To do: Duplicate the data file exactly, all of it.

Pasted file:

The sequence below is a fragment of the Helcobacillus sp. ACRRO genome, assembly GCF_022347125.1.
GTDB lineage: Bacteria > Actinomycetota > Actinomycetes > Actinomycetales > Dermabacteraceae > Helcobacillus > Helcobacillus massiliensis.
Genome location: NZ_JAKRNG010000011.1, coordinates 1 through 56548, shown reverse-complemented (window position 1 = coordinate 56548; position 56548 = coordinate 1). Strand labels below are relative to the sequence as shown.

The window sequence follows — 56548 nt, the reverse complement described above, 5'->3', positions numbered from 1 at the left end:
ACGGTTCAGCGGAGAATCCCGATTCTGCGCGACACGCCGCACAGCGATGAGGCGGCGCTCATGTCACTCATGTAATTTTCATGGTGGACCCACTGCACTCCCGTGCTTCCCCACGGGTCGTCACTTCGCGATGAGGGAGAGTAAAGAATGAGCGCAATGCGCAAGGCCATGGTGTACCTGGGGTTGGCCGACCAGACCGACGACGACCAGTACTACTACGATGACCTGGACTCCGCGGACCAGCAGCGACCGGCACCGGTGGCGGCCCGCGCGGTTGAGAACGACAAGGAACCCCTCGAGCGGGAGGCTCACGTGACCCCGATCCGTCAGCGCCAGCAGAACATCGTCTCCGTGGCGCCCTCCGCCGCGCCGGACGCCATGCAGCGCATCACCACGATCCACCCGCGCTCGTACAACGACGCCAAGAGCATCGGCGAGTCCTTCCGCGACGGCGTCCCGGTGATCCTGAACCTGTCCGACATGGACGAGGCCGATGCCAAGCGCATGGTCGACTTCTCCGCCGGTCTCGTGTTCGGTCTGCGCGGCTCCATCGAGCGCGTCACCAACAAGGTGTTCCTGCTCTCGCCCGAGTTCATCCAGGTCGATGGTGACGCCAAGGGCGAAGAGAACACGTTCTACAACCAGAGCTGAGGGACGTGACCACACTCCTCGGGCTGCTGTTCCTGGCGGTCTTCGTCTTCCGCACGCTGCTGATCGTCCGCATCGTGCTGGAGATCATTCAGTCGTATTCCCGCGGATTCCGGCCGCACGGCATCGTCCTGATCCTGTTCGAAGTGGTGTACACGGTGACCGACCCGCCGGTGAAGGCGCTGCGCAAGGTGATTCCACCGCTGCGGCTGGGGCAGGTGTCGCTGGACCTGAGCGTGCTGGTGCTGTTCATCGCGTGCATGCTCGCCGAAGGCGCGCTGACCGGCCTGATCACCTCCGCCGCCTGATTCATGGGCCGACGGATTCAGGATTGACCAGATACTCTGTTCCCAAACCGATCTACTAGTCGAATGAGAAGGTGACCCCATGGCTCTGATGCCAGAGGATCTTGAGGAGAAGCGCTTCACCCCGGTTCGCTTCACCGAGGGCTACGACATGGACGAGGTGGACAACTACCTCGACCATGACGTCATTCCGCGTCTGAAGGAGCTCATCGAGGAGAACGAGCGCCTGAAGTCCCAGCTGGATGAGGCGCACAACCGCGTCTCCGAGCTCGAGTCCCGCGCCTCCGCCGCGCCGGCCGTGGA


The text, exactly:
The sequence below is a fragment of the Helcobacillus sp. ACRRO genome, assembly GCF_022347125.1.
GTDB lineage: Bacteria > Actinomycetota > Actinomycetes > Actinomycetales > Dermabacteraceae > Helcobacillus > Helcobacillus massiliensis.
Genome location: NZ_JAKRNG010000011.1, coordinates 1 through 56548, shown reverse-complemented (window position 1 = coordinate 56548; position 56548 = coordinate 1). Strand labels below are relative to the sequence as shown.

The window sequence follows — 56548 nt, the reverse complement described above, 5'->3', positions numbered from 1 at the left end:
ACGGTTCAGCGGAGAATCCCGATTCTGCGCGACACGCCGCACAGCGATGAGGCGGCGCTCATGTCACTCATGTAATTTTCATGGTGGACCCACTGCACTCCCGTGCTTCCCCACGGGTCGTCACTTCGCGATGAGGGAGAGTAAAGAATGAGCGCAATGCGCAAGGCCATGGTGTACCTGGGGTTGGCCGACCAGACCGACGACGACCAGTACTACTACGATGACCTGGACTCCGCGGACCAGCAGCGACCGGCACCGGTGGCGGCCCGCGCGGTTGAGAACGACAAGGAACCCCTCGAGCGGGAGGCTCACGTGACCCCGATCCGTCAGCGCCAGCAGAACATCGTCTCCGTGGCGCCCTCCGCCGCGCCGGACGCCATGCAGCGCATCACCACGATCCACCCGCGCTCGTACAACGACGCCAAGAGCATCGGCGAGTCCTTCCGCGACGGCGTCCCGGTGATCCTGAACCTGTCCGACATGGACGAGGCCGATGCCAAGCGCATGGTCGACTTCTCCGCCGGTCTCGTGTTCGGTCTGCGCGGCTCCATCGAGCGCGTCACCAACAAGGTGTTCCTGCTCTCGCCCGAGTTCATCCAGGTCGATGGTGACGCCAAGGGCGAAGAGAACACGTTCTACAACCAGAGCTGAGGGACGTGACCACACTCCTCGGGCTGCTGTTCCTGGCGGTCTTCGTCTTCCGCACGCTGCTGATCGTCCGCATCGTGCTGGAGATCATTCAGTCGTATTCCCGCGGATTCCGGCCGCACGGCATCGTCCTGATCCTGTTCGAAGTGGTGTACACGGTGACCGACCCGCCGGTGAAGGCGCTGCGCAAGGTGATTCCACCGCTGCGGCTGGGGCAGGTGTCGCTGGACCTGAGCGTGCTGGTGCTGTTCATCGCGTGCATGCTCGCCGAAGGCGCGCTGACCGGCCTGATCACCTCCGCCGCCTGATTCATGGGCCGACGGATTCAGGATTGACCAGATACTCTGTTCCCAAACCGATCTACTAGTCGAATGAGAAGGTGACCCCATGGCTCTGATGCCAGAGGATCTTGAGGAGAAGCGCTTCACCCCGGTTCGCTTCACCGAGGGCTACGACATGGACGAGGTGGACAACTACCTCGACCATGACGTCATTCCGCGTCTGAAGGAGCTCATCGAGGAGAACGAGCGCCTGAAGTCCCAGCTGGATGAGGCGCACAACCGCGTCTCCGAGCTCGAGTCCCGCGCCTCCGCCGCGCCGGCCGTGGA